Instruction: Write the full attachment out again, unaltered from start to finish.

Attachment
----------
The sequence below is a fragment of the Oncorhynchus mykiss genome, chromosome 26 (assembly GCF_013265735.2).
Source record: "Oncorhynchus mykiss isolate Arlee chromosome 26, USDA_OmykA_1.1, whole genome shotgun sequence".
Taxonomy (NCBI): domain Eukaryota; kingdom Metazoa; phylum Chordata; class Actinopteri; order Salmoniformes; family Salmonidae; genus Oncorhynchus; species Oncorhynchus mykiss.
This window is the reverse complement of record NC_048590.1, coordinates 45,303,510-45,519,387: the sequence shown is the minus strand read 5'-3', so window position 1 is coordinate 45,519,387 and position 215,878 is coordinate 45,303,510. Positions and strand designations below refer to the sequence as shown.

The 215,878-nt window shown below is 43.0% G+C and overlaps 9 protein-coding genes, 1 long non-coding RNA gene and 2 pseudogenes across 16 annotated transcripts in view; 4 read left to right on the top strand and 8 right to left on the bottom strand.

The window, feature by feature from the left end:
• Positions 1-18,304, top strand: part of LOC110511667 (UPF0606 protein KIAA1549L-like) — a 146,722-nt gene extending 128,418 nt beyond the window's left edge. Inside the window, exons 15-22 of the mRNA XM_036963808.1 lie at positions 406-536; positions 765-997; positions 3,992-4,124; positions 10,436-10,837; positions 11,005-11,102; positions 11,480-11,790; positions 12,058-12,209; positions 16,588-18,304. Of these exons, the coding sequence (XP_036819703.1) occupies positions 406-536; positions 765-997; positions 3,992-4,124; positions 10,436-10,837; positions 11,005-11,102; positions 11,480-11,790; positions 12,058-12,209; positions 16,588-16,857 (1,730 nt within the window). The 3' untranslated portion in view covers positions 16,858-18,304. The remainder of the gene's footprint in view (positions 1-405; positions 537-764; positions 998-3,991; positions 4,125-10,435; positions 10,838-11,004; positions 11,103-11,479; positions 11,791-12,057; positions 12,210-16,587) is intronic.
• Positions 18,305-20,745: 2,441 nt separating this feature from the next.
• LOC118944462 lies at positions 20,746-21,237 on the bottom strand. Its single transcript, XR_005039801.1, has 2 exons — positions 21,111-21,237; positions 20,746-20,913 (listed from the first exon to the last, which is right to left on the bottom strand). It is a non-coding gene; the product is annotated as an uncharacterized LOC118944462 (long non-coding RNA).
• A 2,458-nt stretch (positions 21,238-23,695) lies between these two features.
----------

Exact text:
The sequence below is a fragment of the Oncorhynchus mykiss genome, chromosome 26 (assembly GCF_013265735.2).
Source record: "Oncorhynchus mykiss isolate Arlee chromosome 26, USDA_OmykA_1.1, whole genome shotgun sequence".
Taxonomy (NCBI): domain Eukaryota; kingdom Metazoa; phylum Chordata; class Actinopteri; order Salmoniformes; family Salmonidae; genus Oncorhynchus; species Oncorhynchus mykiss.
This window is the reverse complement of record NC_048590.1, coordinates 45,303,510-45,519,387: the sequence shown is the minus strand read 5'-3', so window position 1 is coordinate 45,519,387 and position 215,878 is coordinate 45,303,510. Positions and strand designations below refer to the sequence as shown.

The 215,878-nt window shown below is 43.0% G+C and overlaps 9 protein-coding genes, 1 long non-coding RNA gene and 2 pseudogenes across 16 annotated transcripts in view; 4 read left to right on the top strand and 8 right to left on the bottom strand.

The window, feature by feature from the left end:
• Positions 1-18,304, top strand: part of LOC110511667 (UPF0606 protein KIAA1549L-like) — a 146,722-nt gene extending 128,418 nt beyond the window's left edge. Inside the window, exons 15-22 of the mRNA XM_036963808.1 lie at positions 406-536; positions 765-997; positions 3,992-4,124; positions 10,436-10,837; positions 11,005-11,102; positions 11,480-11,790; positions 12,058-12,209; positions 16,588-18,304. Of these exons, the coding sequence (XP_036819703.1) occupies positions 406-536; positions 765-997; positions 3,992-4,124; positions 10,436-10,837; positions 11,005-11,102; positions 11,480-11,790; positions 12,058-12,209; positions 16,588-16,857 (1,730 nt within the window). The 3' untranslated portion in view covers positions 16,858-18,304. The remainder of the gene's footprint in view (positions 1-405; positions 537-764; positions 998-3,991; positions 4,125-10,435; positions 10,838-11,004; positions 11,103-11,479; positions 11,791-12,057; positions 12,210-16,587) is intronic.
• Positions 18,305-20,745: 2,441 nt separating this feature from the next.
• LOC118944462 lies at positions 20,746-21,237 on the bottom strand. Its single transcript, XR_005039801.1, has 2 exons — positions 21,111-21,237; positions 20,746-20,913 (listed from the first exon to the last, which is right to left on the bottom strand). It is a non-coding gene; the product is annotated as an uncharacterized LOC118944462 (long non-coding RNA).
• A 2,458-nt stretch (positions 21,238-23,695) lies between these two features.